Tuna vs Baby Tuna: Which Watch Is Better?
The Seiko Tuna has become a classic in the dive watch world since it’s creation back in 1975.
This is a hefty tool of a watch that is meant to be used by serious divers down to serious depths. In fact, so much so that the Tunas range from a measly 200m down to 1000m, if you happen to wear it while repairing an oil rig out on the gulf!
There are way too many Tuna models to seriously compare with the Baby Tuna in this review, so I have chosen the one that looks visually most like the Baby. I have seen the new SBBBN035 referred to as the ninja because it is all black, and it is indeed a seriously dark looking watch.
But, when you get down to the details of both of these watches you will be impressed with the level of detail, quality and amount of Seiko goodness you get for prices that go down as low as a couple of hundred bucks for a Baby Tuna.
Whether it is worth it to fork out the near 1 grand you will need for a Tuna instead is up to you.
After the review, you will be able to decide…
The Differences Between The Tuna and Baby Tuna
Let’s start with the face, because that is where the biggest differences are.
The Bezel & Face
Both these watches come in the distinctive “tuna” can case that this series of watches is known for, but, in many ways, they look completely different.
Starting with the bezel, you can see that the markings are significantly different. The Tuna is more elegant, with lines every 5 minutes and simple dots in between. The 10 minute markers in arabic numerals are then clearly shown, but not too large, except at 0, where both watches have an arrow/triangle of some variety. The Tuna’s top market is larger and better lumed.
Moving to the face, you can see that the minute marker rail on the Tuna is again more refined, white and clearer to read. Something that is critical for a dive watch tool like this one. And although the 10 minute markets in lume are not as large as the Baby Tuna, they more likely glow longer.
Overall, the Tuna’s face is more refined due to the subtle white markets and lume markers, as well as the black background on the day/date. The Baby Tuna is still quite impressive, but is more gaudy in my eyes, with – big numbers on the bezel, big bezel markers and minute lume markers inside. Not to mention the use of gold, which somehow looks a little tacky to me.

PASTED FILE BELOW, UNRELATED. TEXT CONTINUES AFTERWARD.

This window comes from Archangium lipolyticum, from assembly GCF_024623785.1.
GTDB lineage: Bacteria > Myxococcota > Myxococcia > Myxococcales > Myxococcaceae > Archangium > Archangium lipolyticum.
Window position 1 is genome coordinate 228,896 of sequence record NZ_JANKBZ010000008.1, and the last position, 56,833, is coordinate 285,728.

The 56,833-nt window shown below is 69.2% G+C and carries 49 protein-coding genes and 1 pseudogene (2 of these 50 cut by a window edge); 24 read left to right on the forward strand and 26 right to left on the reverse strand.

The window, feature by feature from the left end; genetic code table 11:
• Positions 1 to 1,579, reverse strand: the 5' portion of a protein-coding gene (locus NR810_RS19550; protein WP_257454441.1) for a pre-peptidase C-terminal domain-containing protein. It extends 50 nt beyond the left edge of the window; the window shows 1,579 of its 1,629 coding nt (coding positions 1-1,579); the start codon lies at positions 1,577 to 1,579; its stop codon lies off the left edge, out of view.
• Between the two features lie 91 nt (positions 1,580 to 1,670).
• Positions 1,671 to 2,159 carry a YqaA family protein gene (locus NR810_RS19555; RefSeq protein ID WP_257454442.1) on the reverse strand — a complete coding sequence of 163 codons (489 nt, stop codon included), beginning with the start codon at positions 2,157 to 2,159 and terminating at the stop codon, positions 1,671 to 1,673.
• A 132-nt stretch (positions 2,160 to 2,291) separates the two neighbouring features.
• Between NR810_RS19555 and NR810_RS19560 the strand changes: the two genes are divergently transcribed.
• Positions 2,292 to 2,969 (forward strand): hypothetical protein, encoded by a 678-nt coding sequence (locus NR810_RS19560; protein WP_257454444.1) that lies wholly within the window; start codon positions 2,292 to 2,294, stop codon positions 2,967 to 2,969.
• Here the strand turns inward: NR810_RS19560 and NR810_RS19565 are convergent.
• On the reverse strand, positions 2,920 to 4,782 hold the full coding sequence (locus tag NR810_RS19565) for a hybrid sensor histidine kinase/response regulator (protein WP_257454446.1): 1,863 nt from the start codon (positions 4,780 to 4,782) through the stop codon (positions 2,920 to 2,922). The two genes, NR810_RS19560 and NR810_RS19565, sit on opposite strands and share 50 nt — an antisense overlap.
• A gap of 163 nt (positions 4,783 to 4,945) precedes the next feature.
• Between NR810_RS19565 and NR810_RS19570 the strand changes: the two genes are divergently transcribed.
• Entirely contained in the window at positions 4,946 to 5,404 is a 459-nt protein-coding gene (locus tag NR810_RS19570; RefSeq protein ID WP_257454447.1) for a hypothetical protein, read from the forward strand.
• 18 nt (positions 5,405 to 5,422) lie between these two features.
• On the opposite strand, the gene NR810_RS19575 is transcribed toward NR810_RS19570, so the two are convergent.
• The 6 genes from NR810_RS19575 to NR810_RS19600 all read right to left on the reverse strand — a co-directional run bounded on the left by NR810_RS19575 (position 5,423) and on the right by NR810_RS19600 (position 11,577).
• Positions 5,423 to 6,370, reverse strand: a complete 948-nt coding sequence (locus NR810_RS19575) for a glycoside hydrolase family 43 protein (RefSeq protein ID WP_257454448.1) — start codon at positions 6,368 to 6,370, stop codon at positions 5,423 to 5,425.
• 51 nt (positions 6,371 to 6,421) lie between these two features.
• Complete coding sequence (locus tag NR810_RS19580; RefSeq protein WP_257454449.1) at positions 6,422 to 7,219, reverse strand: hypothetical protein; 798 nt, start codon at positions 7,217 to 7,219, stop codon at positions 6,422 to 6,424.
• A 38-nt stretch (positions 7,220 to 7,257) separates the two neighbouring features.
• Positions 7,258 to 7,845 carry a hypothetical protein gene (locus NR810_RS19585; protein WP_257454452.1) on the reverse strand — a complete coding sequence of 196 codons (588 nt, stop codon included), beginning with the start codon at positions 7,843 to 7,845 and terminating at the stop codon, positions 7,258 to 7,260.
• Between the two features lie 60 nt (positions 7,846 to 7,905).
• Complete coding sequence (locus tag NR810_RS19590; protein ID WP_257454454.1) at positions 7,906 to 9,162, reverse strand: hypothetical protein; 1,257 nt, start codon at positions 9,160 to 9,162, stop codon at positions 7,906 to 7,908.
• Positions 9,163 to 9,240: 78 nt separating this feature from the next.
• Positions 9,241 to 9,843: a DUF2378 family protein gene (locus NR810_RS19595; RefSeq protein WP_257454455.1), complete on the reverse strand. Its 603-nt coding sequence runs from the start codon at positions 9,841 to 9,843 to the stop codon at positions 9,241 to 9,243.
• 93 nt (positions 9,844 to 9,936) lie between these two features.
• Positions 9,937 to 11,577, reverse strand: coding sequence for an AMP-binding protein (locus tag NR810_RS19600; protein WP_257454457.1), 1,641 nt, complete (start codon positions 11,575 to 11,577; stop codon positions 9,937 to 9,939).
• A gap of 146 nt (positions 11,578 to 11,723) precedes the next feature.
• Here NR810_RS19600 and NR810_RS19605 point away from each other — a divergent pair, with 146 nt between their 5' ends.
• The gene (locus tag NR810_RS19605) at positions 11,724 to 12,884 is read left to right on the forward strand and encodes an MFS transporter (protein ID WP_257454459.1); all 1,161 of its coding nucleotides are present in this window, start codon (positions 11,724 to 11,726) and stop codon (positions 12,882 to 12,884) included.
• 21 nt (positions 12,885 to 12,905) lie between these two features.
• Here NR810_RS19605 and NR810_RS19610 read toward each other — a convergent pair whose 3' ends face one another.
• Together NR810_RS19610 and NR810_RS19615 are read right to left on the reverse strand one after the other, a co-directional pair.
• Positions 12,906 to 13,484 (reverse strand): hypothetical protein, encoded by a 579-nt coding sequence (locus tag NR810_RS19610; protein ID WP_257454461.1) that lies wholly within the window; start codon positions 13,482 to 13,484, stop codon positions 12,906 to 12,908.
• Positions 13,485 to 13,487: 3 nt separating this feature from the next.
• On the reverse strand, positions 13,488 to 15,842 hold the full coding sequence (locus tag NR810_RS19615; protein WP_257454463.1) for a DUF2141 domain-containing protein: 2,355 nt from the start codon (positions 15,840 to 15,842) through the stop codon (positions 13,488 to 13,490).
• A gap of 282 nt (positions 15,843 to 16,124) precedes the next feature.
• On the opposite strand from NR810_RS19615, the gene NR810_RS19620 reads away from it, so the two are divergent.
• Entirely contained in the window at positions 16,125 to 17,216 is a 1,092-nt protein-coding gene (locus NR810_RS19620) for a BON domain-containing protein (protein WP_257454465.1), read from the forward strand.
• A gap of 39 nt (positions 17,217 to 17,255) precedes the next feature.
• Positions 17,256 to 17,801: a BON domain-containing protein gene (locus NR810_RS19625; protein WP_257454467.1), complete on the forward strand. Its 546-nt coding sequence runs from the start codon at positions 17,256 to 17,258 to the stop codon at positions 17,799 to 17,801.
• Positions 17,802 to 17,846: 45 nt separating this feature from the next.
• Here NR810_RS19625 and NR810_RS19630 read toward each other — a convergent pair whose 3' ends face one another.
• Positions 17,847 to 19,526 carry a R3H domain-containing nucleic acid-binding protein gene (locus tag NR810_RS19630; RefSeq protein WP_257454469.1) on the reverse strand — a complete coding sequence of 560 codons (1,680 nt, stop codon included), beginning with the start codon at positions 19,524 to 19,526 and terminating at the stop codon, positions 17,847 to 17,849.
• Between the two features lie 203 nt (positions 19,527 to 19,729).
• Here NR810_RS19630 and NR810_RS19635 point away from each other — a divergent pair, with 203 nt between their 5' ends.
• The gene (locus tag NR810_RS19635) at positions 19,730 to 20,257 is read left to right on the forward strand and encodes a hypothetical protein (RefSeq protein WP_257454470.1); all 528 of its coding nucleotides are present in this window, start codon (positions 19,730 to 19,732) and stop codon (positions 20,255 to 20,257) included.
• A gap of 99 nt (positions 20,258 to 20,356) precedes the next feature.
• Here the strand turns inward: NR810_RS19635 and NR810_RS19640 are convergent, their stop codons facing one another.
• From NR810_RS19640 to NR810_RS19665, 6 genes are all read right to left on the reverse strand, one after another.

Another area both these watches differ significantly is the movement. Although, take that with a grain of salt as the Tuna comes with some many variations, you can almost pick the movement you want (automatic, solar, quartz).
But, we are comparing these two watches, right?
The Baby Tuna has an automatic movement (the 4R36), which is actually quite surprising for a watch that is in the five hundred price range. And, it’s not anything to sneeze at either. It features 24 jewels, day date, hand-winding and hacking. Something you would pay a lot more money for if this was a Swiss watch.
Shared Features Of The Tuna & Baby Tuna
In the end, both these watches owe their distinctive look and case to the Tuna family created by Seiko back in 1975.
So, although there are significant differences in the face, bezel and movement of the watches, the do look quite similar on the arm.
The case is just super-unique. Plain and simple. And the creation of this watch as a dive tool is clear.
And The Winner Is?
For me, the clear winner is the Tuna.
It looks far more stylish and read for action (diving that is). The face and bezel are far easier to read, the variety of styles and materials (steel, titanium, ceramic, as well as bands) mean you can have almost any you want. And, you are buying in to a tradition that dates back to 1975.
Sure, the Baby Tuna is way cheaper. But it lacks the finesse and good looks of the original, and has far less choice in certain areas.
In the end, which one you buy is a matter of taste and price.